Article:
We provide low cost and reliable transfer service without compromising quality. Our team of professional, polite and friendly drivers is ready to help you on your journey. We are available to arrange any transfers you may need: to the hotel or resort, visit a friend, shopping, the beach, visit a different city, golf course.
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In 1551 Dromoland was listed in the will of Murrough O’Brien. He was first Tanist and in 1543 had been granted the title of first Earl of Thomond by Henry VIII. Murrough bequeathed Leamaneh Castle to his third son Donough MacMurrough O’Brien, and also gave him the castle and lands at Dromoland. In 1582 Donough was hanged in Limerick on charges of rebellion and the government decided that all his property would be forfeited to the Crown. Accordingly, Sir George Cusack, the sheriff, took possession of Dromoland. Some years later, Turlough O’Brien killed Cusack and various O’Briens attempted to re-possess Dromoland. The fourth Earl of Thomond claimed to have sole ownership and tried to exclude Donough’s son, Conor MacDonough O’Brien. The outcome of this dispute is unclear.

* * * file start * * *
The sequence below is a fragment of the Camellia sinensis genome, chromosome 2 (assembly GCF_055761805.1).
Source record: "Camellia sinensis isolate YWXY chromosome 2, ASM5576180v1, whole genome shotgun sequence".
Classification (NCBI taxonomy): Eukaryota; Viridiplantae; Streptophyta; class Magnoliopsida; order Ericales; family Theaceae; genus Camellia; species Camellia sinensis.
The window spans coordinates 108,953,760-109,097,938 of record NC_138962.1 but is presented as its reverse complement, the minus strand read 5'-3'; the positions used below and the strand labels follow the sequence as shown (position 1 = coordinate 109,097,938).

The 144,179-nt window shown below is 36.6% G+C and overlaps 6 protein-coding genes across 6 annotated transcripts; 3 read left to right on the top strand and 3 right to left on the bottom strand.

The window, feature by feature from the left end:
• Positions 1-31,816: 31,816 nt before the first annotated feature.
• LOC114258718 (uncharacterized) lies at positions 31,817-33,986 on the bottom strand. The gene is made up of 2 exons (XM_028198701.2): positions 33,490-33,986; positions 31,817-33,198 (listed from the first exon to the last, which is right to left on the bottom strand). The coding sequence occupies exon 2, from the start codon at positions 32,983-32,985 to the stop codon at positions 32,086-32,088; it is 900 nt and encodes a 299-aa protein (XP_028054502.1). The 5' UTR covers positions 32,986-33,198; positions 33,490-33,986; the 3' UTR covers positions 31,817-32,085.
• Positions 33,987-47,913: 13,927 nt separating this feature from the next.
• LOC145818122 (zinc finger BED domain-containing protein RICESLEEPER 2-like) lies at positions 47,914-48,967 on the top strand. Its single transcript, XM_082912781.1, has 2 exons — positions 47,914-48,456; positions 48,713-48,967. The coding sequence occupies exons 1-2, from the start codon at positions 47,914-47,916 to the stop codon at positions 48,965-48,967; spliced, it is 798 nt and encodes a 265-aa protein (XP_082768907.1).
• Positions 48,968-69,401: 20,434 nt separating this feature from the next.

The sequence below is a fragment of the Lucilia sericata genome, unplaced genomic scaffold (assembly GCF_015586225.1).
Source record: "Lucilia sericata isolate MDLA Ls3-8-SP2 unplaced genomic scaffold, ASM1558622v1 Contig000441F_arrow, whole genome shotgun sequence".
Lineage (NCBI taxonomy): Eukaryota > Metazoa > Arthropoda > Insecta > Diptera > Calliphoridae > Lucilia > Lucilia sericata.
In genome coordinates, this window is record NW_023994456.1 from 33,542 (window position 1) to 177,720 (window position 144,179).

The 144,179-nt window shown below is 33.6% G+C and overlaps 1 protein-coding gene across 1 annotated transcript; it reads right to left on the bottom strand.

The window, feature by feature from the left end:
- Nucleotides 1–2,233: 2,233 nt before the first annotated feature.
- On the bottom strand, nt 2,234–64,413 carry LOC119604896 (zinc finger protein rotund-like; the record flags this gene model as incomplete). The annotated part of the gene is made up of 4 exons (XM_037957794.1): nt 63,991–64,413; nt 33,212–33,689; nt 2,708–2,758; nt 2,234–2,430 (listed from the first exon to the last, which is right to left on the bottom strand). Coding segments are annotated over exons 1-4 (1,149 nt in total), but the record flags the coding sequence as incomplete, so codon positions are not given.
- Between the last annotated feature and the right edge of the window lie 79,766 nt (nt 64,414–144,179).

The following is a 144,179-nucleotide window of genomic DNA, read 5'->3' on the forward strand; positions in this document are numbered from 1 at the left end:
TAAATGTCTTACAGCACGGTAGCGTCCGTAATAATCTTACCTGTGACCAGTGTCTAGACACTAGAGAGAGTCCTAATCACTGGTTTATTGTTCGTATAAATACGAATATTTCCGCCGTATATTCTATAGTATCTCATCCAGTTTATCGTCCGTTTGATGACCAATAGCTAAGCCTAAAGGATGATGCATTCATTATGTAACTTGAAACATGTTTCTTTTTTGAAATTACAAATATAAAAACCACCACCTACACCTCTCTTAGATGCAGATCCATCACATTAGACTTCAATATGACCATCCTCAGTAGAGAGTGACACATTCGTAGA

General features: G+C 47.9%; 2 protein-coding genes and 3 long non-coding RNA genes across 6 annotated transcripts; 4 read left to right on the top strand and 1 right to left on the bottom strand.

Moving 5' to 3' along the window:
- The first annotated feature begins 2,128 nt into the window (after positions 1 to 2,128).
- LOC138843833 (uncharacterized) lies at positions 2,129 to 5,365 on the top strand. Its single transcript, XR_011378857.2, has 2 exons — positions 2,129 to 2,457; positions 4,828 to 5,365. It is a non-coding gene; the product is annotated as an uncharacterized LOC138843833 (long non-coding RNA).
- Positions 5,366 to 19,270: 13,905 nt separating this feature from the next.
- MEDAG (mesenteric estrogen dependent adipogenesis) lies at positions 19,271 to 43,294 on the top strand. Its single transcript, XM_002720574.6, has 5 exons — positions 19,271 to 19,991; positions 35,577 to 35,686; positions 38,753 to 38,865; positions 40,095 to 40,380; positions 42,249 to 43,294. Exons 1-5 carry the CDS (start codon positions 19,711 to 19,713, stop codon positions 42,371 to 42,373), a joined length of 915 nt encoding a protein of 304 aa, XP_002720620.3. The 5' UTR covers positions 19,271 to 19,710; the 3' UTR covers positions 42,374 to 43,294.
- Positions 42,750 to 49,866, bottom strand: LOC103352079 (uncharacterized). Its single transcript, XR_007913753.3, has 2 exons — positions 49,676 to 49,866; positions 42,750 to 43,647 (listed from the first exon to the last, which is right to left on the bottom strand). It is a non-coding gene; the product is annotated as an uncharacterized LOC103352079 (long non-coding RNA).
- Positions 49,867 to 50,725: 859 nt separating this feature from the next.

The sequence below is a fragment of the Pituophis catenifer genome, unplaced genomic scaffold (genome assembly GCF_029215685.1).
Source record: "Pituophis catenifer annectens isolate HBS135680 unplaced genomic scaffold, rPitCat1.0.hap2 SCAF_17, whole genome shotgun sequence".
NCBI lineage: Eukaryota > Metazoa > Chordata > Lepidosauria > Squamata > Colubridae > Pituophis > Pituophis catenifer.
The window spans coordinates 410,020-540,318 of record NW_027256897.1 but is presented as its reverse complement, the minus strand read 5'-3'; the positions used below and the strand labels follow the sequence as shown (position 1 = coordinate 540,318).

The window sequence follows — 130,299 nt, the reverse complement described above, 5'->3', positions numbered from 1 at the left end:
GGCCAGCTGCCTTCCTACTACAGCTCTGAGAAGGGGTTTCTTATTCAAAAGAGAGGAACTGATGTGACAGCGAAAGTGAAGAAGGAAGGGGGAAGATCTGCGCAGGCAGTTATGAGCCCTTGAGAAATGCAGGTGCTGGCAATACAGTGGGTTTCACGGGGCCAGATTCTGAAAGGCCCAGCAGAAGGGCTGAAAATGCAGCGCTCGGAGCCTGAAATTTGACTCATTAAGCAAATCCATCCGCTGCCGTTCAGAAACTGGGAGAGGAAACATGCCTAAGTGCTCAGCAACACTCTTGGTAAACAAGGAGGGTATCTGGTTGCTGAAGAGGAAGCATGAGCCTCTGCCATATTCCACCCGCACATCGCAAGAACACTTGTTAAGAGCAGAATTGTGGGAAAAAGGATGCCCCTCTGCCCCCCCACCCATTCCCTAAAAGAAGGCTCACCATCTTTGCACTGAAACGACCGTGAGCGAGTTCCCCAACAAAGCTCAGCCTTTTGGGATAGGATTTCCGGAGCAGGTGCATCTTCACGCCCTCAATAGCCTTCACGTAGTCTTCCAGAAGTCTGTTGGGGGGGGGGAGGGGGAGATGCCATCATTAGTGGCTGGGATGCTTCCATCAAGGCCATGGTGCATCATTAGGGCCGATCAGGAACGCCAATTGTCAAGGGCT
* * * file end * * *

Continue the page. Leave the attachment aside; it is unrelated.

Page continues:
In 1604 when Conor O’Brien died he left Dromoland to his son, Donough MacConor O’Brien. Donough, whose mother was Slany O’Brien, was then only about eight years old. A legal battle ensued between the fourth Earl and Slany O’Brien. The dispute was settled by arbitration in 1613. The Earl, by now Lord Thomond, became owner of Dromoland on payment of 132.13.4 pounds in compensation to Slany O’Brien. When Donough was older, he refused to abide by the settlement. By 1614 a William Starkey was leasing Dromoland from Lord Thomond. By 1628 Lord Thomond was dead and Donough continued the dispute through the Court of Wards and Liveries in Dublin. In 1629 Donough was granted entry “on all the manors, lands and tenements of his late father” on payment of a fine. Dromoland was however not listed among the many properties named, and it rested with the Earls of Thomond for another fifty years. The fifth Earl did transfer two other properties to Donough as compensation.